Mar. 6, 2003
The Passionate Shepherd to His Love
Listen (RealAudio) | How to listen
Poem: "The Passionate Shepherd to His Love," by Christopher Marlowe.
The Passionate Shepherd to His Love
Come live with me and be my love,
And we will all the pleasures prove,
That valleys, groves, hills and fields,
Woods or steepy mountain yields.
And we will sit upon the rocks,
Seeing the shepherds feed their flocks
By shallow rivers, to whose falls
Melodious birds sing madrigals.
And I will make thee beds of roses,
And a thousand fragrant posies,
A cap of flowers and a kirtle
Embroidered all with leaves of myrtle;
A gown made of the finest wool,
Which from our pretty lambs we pull;
Fair-lined slippers for the cold,
With buckles of the purest gold;
A belt of straw and ivy buds,
With coral clasps and amber studs;
And if these pleasures may thee move,
Come live with me and be my love.
The shepherds' swains shall dance and sing
For thy delight each May morning;
If these delights thy mind may move,
Then live with me and be my love.
It's the birthday of poet Elizabeth Barrett Browning, born near Durham, England (1806). She was the author of the first love poems written from a woman's perspective in English, the sonnets that she wrote for her husband Robert Browning.
It's the birthday of sportswriter Ring W. Lardner born in Niles, Michigan (1885). He became famous for the way he captured the spoken rhythms and diction of the baseball players in his book of stories You Know Me Al (1916). He said, "Most of the successful authors of the short fiction of to-day never went to no kind of a college, or if they did, they studied piano tuning or the barber trade. They could of got just as far in what I call the literary game if they had of stayed home those four years and helped mother carry out the empty bottles."
It's the birthday of journalist and novelist Gabriel
García Márquez, born in Aracataca, Colombia (1928). Until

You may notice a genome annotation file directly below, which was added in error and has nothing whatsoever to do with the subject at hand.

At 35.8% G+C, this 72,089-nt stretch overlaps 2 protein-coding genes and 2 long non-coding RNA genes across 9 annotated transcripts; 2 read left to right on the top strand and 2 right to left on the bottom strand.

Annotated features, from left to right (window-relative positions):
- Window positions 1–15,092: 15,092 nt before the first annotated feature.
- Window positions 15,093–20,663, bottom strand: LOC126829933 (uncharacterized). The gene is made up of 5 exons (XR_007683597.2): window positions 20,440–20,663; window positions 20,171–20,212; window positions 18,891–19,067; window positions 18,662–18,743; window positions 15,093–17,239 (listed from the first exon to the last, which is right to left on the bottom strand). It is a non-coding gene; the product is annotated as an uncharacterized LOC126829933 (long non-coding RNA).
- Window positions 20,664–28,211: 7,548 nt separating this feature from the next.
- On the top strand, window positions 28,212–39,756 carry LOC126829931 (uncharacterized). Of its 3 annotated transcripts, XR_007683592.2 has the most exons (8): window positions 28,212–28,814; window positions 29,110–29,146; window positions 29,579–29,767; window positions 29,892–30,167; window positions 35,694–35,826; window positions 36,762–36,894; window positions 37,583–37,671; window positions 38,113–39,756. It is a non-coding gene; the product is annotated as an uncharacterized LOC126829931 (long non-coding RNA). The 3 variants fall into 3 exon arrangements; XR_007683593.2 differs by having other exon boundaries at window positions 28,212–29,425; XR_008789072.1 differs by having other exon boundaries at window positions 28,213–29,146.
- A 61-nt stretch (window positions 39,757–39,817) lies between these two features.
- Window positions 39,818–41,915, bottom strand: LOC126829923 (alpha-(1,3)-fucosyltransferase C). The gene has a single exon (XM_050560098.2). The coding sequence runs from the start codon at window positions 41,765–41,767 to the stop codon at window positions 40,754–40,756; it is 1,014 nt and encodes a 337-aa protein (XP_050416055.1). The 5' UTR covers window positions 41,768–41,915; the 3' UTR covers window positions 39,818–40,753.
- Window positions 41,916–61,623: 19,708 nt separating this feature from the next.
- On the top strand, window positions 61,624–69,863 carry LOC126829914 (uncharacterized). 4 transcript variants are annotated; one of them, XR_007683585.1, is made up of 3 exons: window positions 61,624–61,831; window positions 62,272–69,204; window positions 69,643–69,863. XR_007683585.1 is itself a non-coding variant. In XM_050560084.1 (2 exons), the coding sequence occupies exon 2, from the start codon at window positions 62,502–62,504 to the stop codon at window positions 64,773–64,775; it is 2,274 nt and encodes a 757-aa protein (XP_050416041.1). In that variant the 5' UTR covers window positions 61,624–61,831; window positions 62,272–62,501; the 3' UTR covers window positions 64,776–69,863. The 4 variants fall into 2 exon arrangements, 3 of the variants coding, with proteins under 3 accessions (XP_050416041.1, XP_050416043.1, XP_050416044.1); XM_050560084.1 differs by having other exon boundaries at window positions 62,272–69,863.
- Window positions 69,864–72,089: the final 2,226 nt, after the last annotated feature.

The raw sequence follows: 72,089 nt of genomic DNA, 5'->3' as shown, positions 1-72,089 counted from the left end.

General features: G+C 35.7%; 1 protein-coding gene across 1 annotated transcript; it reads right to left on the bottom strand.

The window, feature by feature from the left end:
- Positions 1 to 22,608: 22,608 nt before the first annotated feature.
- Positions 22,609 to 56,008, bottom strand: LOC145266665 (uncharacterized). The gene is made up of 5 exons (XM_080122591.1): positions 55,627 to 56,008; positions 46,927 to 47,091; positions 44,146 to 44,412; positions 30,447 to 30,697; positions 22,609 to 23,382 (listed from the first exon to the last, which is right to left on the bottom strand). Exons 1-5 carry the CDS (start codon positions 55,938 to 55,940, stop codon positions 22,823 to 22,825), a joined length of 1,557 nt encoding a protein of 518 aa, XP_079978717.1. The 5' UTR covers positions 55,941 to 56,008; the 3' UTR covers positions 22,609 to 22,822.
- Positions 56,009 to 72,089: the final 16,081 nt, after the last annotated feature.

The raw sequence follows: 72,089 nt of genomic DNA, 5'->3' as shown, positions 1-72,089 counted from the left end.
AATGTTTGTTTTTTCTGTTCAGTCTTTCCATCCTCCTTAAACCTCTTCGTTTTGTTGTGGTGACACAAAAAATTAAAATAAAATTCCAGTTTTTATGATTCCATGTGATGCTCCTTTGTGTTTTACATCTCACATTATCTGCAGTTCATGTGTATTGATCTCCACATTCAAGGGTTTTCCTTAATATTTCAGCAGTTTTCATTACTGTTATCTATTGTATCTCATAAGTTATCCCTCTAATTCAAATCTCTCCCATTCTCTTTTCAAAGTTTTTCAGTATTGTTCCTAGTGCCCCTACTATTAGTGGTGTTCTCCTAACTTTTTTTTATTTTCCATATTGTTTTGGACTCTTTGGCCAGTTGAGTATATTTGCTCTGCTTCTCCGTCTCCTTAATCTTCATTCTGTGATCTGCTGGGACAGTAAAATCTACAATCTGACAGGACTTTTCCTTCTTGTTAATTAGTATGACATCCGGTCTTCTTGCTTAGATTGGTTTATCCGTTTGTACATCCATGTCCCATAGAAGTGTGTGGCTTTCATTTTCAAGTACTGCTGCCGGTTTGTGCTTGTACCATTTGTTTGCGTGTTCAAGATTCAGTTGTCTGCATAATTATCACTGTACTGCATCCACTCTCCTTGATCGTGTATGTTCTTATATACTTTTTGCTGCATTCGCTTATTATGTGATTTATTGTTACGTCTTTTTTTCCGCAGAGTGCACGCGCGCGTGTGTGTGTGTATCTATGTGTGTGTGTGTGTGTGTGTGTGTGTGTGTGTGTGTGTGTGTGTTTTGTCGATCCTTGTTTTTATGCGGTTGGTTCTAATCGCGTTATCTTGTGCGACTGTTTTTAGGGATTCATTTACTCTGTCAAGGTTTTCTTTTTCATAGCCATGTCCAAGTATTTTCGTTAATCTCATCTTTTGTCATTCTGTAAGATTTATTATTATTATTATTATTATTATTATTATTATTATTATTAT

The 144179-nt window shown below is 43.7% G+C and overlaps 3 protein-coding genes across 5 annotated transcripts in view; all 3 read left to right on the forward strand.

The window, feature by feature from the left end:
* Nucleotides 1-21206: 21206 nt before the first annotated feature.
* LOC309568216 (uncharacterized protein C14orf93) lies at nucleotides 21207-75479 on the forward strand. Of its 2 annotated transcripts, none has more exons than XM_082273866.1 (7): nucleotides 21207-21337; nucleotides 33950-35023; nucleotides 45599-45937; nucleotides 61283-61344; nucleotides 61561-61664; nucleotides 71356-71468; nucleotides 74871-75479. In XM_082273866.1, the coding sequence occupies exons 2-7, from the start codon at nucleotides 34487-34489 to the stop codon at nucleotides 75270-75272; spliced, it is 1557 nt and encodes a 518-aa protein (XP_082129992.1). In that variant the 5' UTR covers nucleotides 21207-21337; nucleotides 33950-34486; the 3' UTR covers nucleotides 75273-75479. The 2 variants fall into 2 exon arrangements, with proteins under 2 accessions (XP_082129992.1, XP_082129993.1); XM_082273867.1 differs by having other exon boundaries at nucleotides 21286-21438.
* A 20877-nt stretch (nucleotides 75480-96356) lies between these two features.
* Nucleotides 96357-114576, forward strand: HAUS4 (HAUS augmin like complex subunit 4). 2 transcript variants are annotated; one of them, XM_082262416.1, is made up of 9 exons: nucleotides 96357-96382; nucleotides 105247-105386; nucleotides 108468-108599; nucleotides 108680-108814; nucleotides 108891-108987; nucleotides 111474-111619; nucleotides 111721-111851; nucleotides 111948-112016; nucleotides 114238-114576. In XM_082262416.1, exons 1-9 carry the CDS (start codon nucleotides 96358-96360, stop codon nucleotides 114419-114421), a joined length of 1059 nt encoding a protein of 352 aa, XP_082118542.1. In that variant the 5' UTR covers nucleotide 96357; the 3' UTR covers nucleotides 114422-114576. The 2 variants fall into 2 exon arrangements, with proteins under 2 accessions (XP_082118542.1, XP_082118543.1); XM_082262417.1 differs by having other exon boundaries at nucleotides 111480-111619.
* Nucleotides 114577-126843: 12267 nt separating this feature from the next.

he was eight, Márquez was raised by his grandparents, and once said that
all his writing had been inspired by the stories they told him. His grandfather
was a Colonel and a liberal veteran of one of Columbia's worst civil wars. Gabriel's
grandmother told him fantastic legends and tales of witches and ghosts. He became
a reporter for the Colombian newspaper El Espectador and later became
a foreign correspondent, traveling all over Europe and the Americas. He had
published fiction already, but had long wanted to write a novel based loosely
on his hometown and his memories of his grandparents. His inspiration for the
book came when he realized he had to write it in the same tone of voice his
grandmother used when she told stories, describing both supernatural and political
events as though there was no difference between them. The style later became
known as "magical realism." Once he had the idea for the book he quit
his job and wrote for eighteen months, without a break, smoking six packs of
cigarettes every day. To support his wife and children, he sold his car and
every household appliance, and borrowed money from all his friends. When he
tried to sell pieces of his wife's jewelry, many of them wedding gifts, he found
out that all the gems were made of glass. By the time the book was finished,
he was $10,000 in debt, nearly poisoned by nicotine, and on the edge of a mental
collapse. But the book, called One Hundred Years of Solitude (1967),
was a best seller, and he never had to worry about money again. The novel tells
the story of the Buendía family in the fictional village of Macondo and
begins, "Many years later, as he faced the firing squad, Colonel Aureliano
Buendía was to remember that distant afternoon when his father took him
to discover ice." This was based on a true story that his grandfather told
him. Márquez is also the author of Love in the Time of Cholera (1985),
a story, based on his own parents, of two old lovers reuniting after 50 years.
Be well, do good work, and keep in touch.®